Do you live in a watershed? Your answer should be yes. Everyone lives in a watershed. A watershed is all the land that drains to a particular waterbody. Within each watershed, all water runs to the lowest point (a stream, river, or lake). Water travels over the surface or seeps into the soil and travels as groundwater. A watershed is also called a drainage basin or a catchment area.
Watersheds are systems that include land, soils, plants, wetlands, animals, and people. All of these affect the water flowing through the watershed to the streams and rivers. What we do within the watershed affects waters for many miles downstream. If the land is not properly managed, there could be harmful effects to the waters including erosion, flooding, and degraded water quality.
There are three watersheds in Trumbull County. These include the Grand River Watershed, the Mahoning River Watershed, and the Pymatuning/Shenango Watershed.
The Pymatuning/Shenango Watershed is approximately 1, 065 square miles or roughly 682, 310 acres. The watershed includes portions of Ashtabula, Trumbull, and Mahoning counties in Ohio and Crawford, Mercer, and Lawrence counties in Pennsylvania. Major waterbodies include Pymatuning Creek, Pymatuning Lake, Shenango Reservoir, and the Shenango River. Pymatuning Lake is the largest impounded waterbody in Pennsylvania and the Shenango River provides drinking water for four cities and five boroughs.
The Pymatuning system flows approximately 70 miles. It begins as Pymatuning Creek in Ashtabula County, Ohio and Shenango River in Crawford County, Pennsylvania. These join at the Shenango River and flow south to to join with the Mahoning River to form the Beaver River, which joins with the Ohio River.
Almost half (46%) of the watershed is in agriculture. A small percent is developed (5%) but concentrated in areas such as Hubbard, Ohio, Sharon, Pennsylvania, and New Castle, Pennsylvania. Forty-nine percent is comprised of woods and wetlands. The Shenango wildlife area, Pymatuning Lake, and Shenango Reservoir are considered some of the more ecologically sensitive areas along river corridors and are protected as game/wildlife refuges or as recreation areas.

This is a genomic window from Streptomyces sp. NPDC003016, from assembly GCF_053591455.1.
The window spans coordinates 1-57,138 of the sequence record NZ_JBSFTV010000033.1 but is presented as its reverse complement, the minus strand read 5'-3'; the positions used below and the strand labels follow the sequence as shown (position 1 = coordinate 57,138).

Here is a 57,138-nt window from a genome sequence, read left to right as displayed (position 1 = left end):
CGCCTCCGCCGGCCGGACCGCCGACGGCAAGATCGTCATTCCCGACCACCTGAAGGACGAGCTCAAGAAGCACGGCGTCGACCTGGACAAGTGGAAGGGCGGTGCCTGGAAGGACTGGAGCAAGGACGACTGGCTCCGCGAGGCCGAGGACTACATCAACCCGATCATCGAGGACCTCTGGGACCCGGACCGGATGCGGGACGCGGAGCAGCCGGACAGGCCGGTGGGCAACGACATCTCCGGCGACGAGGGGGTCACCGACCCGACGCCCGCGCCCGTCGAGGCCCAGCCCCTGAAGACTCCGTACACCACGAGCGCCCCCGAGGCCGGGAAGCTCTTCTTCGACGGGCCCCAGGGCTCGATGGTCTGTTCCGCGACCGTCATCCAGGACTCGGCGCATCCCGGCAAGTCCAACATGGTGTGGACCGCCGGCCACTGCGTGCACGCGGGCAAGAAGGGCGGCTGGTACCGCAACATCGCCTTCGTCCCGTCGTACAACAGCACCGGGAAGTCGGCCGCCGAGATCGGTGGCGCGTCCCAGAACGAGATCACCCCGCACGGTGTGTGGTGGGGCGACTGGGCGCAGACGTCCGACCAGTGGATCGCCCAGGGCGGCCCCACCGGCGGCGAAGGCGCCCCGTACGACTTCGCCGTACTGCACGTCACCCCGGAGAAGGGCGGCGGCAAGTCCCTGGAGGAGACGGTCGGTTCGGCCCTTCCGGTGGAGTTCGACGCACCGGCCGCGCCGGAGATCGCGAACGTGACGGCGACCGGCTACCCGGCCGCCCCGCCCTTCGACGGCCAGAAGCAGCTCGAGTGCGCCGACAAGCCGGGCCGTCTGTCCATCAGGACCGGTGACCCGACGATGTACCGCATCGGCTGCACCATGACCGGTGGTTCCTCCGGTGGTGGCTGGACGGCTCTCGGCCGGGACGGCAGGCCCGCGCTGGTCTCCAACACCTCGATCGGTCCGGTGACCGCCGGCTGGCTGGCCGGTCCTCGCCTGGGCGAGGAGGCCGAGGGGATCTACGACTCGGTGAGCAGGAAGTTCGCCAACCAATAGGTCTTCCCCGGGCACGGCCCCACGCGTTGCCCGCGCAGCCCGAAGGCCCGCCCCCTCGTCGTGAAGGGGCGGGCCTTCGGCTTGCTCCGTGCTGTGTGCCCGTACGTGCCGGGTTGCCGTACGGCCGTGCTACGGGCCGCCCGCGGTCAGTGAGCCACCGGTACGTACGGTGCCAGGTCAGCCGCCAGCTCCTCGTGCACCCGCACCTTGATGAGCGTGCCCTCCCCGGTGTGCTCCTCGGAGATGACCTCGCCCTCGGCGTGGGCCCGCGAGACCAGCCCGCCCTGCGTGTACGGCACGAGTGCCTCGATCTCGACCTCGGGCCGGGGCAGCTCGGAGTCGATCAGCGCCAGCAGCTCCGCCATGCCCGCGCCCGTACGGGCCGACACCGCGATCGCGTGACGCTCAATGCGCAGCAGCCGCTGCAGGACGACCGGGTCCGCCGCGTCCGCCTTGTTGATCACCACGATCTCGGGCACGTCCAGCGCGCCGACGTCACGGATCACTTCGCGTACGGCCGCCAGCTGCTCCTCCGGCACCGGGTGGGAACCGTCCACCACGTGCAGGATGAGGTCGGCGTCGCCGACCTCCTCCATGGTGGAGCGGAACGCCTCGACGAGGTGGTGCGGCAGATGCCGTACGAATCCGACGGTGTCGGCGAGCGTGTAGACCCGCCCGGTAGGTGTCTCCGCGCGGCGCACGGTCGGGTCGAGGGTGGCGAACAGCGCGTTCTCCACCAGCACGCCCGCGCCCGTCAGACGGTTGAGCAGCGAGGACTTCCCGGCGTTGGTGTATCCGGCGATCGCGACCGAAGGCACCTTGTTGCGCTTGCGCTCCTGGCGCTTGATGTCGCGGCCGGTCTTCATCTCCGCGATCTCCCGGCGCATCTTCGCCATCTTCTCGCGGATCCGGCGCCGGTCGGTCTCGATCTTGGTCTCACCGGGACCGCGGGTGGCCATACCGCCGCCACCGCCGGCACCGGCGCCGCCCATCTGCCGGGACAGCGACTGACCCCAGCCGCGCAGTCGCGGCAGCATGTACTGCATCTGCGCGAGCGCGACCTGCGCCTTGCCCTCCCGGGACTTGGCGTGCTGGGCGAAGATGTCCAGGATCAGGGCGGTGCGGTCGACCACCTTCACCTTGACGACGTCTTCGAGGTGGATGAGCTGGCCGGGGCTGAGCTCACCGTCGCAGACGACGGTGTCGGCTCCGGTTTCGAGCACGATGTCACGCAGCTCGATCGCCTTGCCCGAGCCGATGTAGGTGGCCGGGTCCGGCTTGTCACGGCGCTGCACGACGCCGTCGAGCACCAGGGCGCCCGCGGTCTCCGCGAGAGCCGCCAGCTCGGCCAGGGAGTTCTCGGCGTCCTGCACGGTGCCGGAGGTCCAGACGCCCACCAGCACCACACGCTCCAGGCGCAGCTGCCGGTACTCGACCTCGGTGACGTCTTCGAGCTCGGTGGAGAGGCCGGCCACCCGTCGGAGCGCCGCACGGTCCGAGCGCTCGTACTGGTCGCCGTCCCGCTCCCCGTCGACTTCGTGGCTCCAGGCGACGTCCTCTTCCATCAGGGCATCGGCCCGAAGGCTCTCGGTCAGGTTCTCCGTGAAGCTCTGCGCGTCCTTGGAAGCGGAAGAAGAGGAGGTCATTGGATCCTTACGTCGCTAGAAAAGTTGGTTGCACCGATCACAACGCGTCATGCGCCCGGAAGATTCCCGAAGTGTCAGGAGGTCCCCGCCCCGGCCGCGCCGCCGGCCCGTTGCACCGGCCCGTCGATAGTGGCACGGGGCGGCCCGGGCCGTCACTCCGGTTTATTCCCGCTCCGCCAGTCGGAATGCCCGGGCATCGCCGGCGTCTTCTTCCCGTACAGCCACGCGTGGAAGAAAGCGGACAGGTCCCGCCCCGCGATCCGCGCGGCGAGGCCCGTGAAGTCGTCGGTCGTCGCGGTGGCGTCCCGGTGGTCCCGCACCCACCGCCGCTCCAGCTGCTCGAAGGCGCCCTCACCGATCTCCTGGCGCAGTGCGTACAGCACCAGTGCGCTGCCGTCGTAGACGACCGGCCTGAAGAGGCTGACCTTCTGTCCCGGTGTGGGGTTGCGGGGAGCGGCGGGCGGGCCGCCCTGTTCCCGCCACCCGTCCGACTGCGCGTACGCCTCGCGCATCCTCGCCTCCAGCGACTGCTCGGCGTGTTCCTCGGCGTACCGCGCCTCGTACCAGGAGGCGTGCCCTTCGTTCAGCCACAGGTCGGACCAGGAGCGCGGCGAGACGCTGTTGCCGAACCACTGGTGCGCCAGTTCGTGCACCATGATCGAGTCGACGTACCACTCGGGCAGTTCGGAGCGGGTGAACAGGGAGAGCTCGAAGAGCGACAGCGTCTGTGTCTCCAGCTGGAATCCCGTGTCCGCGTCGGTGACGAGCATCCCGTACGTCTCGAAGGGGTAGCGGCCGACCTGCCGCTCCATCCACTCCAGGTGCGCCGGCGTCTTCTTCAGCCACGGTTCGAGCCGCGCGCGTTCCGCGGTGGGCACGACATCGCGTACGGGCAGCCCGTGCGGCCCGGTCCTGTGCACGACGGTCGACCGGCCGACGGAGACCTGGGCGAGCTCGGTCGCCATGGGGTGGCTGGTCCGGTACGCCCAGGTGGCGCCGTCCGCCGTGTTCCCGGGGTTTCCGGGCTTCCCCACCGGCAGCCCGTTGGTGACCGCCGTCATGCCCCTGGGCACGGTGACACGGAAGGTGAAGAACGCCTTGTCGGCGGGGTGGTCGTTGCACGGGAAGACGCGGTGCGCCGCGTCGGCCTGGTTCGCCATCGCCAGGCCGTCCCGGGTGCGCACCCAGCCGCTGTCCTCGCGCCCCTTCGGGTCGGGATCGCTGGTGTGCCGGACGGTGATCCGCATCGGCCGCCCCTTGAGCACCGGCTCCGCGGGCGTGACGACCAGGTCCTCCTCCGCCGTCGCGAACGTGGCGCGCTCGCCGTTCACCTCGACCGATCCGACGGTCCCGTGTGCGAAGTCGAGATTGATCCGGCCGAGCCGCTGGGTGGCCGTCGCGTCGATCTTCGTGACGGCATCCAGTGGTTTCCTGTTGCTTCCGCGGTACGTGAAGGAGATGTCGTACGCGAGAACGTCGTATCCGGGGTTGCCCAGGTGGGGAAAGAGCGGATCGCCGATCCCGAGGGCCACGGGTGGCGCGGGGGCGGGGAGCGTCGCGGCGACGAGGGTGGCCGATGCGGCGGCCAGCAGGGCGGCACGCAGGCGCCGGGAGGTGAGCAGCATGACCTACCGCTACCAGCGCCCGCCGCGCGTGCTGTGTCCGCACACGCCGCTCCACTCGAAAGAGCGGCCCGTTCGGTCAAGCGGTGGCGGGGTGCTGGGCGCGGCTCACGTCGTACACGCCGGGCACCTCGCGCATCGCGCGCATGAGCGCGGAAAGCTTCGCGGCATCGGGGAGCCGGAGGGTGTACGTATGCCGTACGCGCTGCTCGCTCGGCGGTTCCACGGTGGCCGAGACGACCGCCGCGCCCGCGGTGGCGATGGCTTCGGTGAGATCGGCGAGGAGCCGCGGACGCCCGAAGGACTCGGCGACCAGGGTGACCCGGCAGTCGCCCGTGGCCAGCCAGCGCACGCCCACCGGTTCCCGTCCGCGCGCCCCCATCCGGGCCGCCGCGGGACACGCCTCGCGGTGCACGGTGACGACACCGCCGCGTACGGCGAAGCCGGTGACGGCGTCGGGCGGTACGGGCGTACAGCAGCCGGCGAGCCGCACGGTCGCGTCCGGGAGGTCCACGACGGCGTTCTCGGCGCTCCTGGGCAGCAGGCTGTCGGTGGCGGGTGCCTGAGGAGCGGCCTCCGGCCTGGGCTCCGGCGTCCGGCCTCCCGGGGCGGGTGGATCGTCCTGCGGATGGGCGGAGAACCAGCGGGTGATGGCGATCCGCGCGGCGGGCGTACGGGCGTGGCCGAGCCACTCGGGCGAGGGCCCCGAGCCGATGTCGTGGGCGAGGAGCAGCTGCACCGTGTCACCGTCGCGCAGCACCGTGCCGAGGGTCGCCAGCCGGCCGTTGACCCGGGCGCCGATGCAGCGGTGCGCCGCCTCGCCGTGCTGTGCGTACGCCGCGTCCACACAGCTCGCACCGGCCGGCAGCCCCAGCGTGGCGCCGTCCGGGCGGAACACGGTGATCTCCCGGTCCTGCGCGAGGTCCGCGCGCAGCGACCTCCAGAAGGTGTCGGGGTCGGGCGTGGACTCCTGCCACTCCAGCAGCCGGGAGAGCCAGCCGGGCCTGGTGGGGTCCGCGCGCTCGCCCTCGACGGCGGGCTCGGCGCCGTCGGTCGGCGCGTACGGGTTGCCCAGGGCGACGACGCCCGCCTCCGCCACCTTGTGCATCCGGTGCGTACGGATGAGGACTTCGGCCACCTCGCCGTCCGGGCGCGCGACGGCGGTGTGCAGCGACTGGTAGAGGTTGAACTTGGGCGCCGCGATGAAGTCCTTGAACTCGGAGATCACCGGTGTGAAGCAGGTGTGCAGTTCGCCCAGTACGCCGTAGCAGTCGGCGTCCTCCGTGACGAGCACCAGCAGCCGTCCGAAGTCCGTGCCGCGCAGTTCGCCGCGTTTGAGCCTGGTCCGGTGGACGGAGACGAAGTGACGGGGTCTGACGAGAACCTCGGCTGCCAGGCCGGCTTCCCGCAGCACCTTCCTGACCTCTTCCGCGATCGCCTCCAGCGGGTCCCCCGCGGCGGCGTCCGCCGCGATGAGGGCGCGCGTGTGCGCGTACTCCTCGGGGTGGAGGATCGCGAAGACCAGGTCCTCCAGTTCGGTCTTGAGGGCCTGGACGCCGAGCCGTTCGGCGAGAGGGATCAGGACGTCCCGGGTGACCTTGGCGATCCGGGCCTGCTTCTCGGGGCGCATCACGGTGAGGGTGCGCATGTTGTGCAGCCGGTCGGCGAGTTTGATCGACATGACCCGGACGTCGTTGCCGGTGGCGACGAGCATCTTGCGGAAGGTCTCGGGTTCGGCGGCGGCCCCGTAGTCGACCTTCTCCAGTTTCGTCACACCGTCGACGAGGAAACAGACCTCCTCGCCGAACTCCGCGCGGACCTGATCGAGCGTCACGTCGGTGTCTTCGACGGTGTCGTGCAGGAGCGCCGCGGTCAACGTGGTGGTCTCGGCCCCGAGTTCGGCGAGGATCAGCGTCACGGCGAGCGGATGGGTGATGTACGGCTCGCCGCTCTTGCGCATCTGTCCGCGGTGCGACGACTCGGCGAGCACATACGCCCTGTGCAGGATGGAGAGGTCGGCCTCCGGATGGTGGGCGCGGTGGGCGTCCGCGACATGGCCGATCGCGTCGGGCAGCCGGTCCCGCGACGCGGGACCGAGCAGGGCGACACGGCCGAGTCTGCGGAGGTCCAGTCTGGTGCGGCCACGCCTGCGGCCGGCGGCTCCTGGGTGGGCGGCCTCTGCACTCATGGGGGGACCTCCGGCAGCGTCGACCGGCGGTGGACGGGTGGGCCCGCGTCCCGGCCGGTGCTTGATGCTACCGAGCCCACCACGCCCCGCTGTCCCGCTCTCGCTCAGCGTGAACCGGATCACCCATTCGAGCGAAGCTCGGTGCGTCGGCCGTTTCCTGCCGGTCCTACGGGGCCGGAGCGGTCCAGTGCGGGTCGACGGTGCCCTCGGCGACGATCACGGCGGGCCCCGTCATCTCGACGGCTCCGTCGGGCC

What is harming the Pymatuning/Shenango?
Some pollutants of concern include nutrients, metals, chlorine, PCBs, pathogens, and sediment. Channelizing and altering stream beds, clearing vegetation, failing septic systems, development or agriculture without best management practices (BMPs) are all ways in which water quality can be degraded.
What can you do?
Get involved! Get to know your watershed. Taking care of our resources can be as simple as cleaning up your trash. There are many ways to help. Contact your local Conservation District or watershed group to learn more.
Watershed Associations in the Pymatuning/Shenango
Penn Ohio Watershed Association: The mission of the Penn Ohio Watershed Association is to foster the protection and restoration of the Pymatuning/Shenango River Watershed through grassroots conservation efforts and voluntary cooperation with the entire watershed community. For more information contact the following:
520 W. Main Street, Suite # 3
Cortland, Ohio 44410
Phone: (330) 637-2056, ext. 8624
For more information on the Grand and Mahoning River Watersheds, click here.